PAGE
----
By Scott Kearnan  |  May 16, 2011
Local indie shorts at  inFEST

Local indie shorts at inFEST


If you missed the Boston Underground Film Festival, the Independent Film Festival of Boston, and are in the process of missing the ongoing LGBT Film...
By Peter Keough  |  May 11, 2011


Boston Muslim Film Festival: Panahi's "Offside;" Qurbani’s "Shahada"

Boston Muslim Film Festival: Panahi's "Offside;" Qurbani’s "Shahada"


Offering films that engage with contentious issues of faith and politics and inspired by a spirit of tolerance and compassion, the Boston Muslim Film Festival...
By Peter Keough  |  April 14, 2011
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Abraham and company deliver the goods

The Rialto intersects Wall Street in Theatre for a New Audience's steely, droll, and deeply disquieting The Merchant of Venice (presented by ArtsEmerson at the Cutler Majestic Theatre through April 10).
Mighty merchant
By CAROLYN CLAY  |  April 01, 2011
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ArtsEmerson celebrates a legendary director

Sometimes Samuel Beckett is baggy pants whittled to the contours of a Giacometti sculpture. Eminent British director Peter Brook, now 86, not only gets that but also relates to it.
Brook marks
By CAROLYN CLAY  |  March 25, 2011
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Uninvited

A woman croupier drifts like a ghost through languidly lit hotel spaces, or submits to jackhammer missionary intercourse while an I'm-not-here expression hardens her turned-away face.
The phantom worlds of Nina Menkes
By CHRIS FUJIWARA  |  February 25, 2011
Mark O’Rowe’s Terminus at Paramount Theatre in Boston

Rhyme time at the Paramount Theatre

Rhyme time at the Paramount Theatre for Mark O’Rowe’s Terminus.
Mark O’Rowe’s Terminus
By JEFFREY GANTZ  |  February 11, 2011


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Review: The Druid’s fine trip to Inishmaan

Although Martin McDonagh’s The Cripple of Inishmaan is the least likely of his plays to provoke a riot, as John Millington Synge’s The Playboy of the Western World did at its 1907 Dublin premiere, it is the most Synge-like of the Anglo-Irish dramatis
Cripple kicking
By CAROLYN CLAY  |  February 04, 2011
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History and mystery

In 1975 in Philadelphia, R. Buckminster Fuller delivered a 42-hour talk titled "Everything I Know." Even in this day of marathon theater events, that might be a hard sell.
R. Buckminster Fuller; aftermath; In the Footprint
By CAROLYN CLAY  |  January 22, 2011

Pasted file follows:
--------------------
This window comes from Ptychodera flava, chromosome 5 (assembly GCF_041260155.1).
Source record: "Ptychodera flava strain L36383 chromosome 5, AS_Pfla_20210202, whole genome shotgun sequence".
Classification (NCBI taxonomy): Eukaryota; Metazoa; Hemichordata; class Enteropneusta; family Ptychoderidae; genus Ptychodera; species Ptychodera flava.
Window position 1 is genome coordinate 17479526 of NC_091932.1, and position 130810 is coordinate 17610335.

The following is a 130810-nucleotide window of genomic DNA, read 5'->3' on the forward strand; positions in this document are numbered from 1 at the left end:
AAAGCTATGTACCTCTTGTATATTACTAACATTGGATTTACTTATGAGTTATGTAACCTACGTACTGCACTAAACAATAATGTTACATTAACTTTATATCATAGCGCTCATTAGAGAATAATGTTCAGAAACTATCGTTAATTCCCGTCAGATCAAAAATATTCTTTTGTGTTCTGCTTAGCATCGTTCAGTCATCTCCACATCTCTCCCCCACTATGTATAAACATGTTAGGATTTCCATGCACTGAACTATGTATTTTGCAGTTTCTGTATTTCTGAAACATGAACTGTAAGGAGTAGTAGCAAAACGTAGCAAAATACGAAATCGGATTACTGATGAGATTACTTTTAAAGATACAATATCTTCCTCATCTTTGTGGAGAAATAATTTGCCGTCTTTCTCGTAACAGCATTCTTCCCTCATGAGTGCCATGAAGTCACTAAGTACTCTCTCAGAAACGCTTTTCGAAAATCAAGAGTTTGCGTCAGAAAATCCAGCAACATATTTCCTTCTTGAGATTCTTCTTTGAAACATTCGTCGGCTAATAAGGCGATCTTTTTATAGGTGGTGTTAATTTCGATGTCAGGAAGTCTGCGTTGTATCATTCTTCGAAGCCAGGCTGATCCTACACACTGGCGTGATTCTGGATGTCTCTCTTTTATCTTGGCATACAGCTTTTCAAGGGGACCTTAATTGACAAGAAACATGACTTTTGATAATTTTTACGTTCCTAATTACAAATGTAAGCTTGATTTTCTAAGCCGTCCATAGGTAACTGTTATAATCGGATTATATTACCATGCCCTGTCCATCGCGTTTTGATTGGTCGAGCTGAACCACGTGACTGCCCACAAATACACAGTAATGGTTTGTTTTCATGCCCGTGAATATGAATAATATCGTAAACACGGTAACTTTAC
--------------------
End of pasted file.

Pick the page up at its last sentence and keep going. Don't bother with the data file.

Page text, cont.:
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Marwencol and Jafar Panahi star at Boston Society of Film Critics awards

From Boston to Oscar.
Critical Acclaim Dept.
By PETER KEOUGH  |  January 22, 2011
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Review: In the Footprint: The Battle over Atlantic Yards

I've seen a lot of musicals in development; this is the first I've seen about development.
The Civilians fight the battle over Atlantic Yards
By CAROLYN CLAY  |  January 21, 2011
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Winter Theatre preview: Winter’s tales

With such tantalizers in the wings, it’s hard to grieve over the exit of all the Rockettes, Scrooges, and tipsy Welshmen that see out the old year.
  Hem, Chaim, Bucky, Poppins, Kuntz, and more
By CAROLYN CLAY  |  December 31, 2010


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Boston’s Best Theater Productions of 2010

Renovation and reanimation were the news this year, and that led one to wonder: if the Fabulous Invalid is so sick, why does it need so many new cribs?
Busting out all over
By CAROLYN CLAY  |  December 24, 2010
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Review: Aftermath presents Iraq refugees in their own words

Aftermath presents Iraq refugees in their own words
Collateral damage
By CAROLYN CLAY  |  October 29, 2010
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Review: The Method Gun

ArtsEmerson began its theatrical season by revisiting The Laramie Project , in which the Tectonic Theater Project interviewed Laramie citizens about the murder of Matthew Shepard.
The Rude Mechs have a nutty Method
By ED SIEGEL  |  October 15, 2010
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Review: The Laramie Residency

You can't accuse "The Laramie Residency" of being anything less than exhaustive in its four-and-a-half-hour series of interviews about the 1998 Matthew Shepard murder.
The Laramie Project updates itself at the Cutler Majestic Theatre
By ED SIEGEL  |  October 01, 2010